Iran Sentences More Americans, and US ‘Respectfully’ Plays the Game
After Iran coolly announced half a dozen 10-year sentences for men accused of spying on behalf of the U.S. government—two of those American citizens, one a permanent U.S. resident—the State Department debuted, or rehashed, one of its slightly sternly worded statements in response.
Mind you, there was nothing Tuesday from President Obama or Secretary of State John Kerry as the lives of these Americans held for the past eight to 13 months fell apart. Instead, State Department spokesman Mark Toner said the U.S. was “deeply concerned” about reports of the sentences.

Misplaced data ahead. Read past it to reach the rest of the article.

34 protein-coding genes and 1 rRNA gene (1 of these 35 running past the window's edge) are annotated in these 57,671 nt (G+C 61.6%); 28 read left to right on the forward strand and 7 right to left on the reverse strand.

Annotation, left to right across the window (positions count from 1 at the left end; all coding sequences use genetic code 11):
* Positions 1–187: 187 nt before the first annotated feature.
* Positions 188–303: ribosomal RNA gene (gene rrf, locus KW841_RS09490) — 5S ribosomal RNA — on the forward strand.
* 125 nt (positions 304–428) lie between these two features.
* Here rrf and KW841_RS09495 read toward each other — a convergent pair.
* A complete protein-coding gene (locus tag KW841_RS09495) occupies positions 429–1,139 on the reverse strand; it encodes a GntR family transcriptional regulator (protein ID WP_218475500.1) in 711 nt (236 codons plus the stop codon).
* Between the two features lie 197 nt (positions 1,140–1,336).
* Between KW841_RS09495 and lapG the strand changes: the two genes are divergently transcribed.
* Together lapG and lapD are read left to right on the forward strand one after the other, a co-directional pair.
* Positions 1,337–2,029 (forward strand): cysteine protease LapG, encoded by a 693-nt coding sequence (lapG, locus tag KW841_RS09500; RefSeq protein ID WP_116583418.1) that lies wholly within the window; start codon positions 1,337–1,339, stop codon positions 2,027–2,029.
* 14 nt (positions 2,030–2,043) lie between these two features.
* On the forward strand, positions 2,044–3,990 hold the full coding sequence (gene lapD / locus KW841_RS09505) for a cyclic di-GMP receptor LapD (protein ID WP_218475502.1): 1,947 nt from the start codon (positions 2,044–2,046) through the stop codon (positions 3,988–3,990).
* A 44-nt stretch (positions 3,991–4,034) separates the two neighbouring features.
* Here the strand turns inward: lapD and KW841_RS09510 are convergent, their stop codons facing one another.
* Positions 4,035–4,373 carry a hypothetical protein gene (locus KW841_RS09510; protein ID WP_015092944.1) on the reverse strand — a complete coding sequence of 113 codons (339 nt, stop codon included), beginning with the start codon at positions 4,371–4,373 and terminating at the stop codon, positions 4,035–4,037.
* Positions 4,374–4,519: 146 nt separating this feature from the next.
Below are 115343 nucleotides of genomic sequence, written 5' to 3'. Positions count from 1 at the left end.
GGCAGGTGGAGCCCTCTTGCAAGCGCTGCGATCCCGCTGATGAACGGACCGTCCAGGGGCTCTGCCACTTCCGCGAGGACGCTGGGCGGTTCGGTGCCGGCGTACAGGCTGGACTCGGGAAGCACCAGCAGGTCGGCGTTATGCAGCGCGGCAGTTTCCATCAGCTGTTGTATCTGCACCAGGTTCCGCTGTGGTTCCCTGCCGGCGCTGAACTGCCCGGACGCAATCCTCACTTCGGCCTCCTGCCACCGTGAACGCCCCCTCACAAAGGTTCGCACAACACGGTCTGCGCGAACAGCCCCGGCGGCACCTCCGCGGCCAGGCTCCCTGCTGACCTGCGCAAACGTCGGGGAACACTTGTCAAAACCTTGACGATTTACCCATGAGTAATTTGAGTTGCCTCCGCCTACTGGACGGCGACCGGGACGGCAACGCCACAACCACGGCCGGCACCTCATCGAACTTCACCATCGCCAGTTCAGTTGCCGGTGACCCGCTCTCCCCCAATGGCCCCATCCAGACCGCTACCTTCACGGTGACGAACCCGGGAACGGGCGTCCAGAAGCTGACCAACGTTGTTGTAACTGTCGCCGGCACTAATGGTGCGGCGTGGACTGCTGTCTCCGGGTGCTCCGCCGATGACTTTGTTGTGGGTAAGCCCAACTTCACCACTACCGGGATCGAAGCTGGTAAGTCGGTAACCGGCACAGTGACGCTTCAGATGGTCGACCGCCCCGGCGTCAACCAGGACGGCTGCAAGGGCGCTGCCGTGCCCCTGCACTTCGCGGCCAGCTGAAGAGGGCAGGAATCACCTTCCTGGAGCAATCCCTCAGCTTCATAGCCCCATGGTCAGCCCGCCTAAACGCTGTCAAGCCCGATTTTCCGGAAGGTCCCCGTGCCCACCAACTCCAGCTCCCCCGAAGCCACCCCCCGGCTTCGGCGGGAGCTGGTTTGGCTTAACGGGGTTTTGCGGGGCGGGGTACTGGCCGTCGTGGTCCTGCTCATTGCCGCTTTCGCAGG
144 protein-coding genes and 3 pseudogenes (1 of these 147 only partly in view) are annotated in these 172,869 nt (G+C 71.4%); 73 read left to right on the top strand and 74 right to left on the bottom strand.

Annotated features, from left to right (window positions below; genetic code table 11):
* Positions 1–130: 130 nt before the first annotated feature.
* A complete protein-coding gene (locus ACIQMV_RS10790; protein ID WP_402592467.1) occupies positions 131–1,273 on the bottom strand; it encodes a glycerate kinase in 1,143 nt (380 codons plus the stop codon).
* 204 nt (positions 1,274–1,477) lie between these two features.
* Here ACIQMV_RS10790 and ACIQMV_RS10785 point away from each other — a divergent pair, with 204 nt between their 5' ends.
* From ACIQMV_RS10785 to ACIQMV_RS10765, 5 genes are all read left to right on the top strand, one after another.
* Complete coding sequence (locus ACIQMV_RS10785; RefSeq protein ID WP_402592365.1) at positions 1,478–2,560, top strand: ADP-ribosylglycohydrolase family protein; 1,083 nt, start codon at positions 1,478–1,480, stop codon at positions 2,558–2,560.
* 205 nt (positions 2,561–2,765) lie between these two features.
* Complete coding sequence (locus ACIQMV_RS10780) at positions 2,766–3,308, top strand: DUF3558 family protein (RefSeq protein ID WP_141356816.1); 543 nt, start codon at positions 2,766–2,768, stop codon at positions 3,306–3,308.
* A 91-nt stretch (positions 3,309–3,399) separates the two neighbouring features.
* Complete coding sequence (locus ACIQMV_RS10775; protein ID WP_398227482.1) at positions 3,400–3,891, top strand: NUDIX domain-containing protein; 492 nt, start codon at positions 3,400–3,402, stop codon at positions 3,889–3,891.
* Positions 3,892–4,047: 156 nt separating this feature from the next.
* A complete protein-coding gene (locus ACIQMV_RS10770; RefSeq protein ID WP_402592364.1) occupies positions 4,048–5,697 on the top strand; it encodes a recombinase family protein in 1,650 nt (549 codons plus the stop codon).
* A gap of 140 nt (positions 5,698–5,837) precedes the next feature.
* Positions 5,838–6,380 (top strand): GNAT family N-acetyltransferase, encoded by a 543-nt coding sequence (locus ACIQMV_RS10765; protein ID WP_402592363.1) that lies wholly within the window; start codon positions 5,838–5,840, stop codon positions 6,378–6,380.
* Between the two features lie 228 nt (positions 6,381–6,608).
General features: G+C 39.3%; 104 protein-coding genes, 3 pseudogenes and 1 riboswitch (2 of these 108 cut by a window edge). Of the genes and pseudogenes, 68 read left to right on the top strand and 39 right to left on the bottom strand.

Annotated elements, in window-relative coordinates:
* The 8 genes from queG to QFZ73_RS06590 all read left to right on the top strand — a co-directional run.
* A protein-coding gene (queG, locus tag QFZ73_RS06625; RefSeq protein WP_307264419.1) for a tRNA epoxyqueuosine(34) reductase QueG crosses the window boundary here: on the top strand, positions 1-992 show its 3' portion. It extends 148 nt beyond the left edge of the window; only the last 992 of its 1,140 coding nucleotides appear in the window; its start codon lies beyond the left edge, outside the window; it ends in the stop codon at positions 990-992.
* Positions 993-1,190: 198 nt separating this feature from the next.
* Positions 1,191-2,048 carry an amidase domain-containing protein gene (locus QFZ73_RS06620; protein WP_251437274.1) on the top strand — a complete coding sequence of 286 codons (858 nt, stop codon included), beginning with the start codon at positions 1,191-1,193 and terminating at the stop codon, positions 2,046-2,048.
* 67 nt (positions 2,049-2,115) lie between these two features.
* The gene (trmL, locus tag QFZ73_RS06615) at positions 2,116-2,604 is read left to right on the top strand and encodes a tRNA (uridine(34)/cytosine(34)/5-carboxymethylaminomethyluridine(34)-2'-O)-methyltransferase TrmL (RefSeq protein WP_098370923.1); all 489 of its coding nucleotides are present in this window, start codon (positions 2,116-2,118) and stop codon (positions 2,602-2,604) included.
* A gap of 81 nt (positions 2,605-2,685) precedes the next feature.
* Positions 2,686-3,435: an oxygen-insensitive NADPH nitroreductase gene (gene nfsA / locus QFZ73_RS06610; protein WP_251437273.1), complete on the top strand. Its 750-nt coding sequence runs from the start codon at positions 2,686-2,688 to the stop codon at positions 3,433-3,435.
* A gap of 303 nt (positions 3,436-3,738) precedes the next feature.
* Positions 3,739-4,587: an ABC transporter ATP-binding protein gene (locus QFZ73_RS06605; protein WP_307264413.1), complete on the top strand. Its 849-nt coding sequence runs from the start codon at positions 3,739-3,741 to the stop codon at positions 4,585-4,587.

Babak Namazi, the brother of hostage Siamak Namazi and son of hostage Baquer Namazi, warned in a statement Tuesday that his 80-year-old father has essentially been sentenced to death. Baquer was already on medication for a heart condition and other ailments when he was seized in February in Tehran, where he was trying to get his son Siamak released. “At his age and in his condition it is highly doubtful that my father will survive any time in prison let alone a 10-year unjust prison sentence,” Babak wrote.
The State Department response? “We remain especially concerned by reports of his declining health and well-being.”
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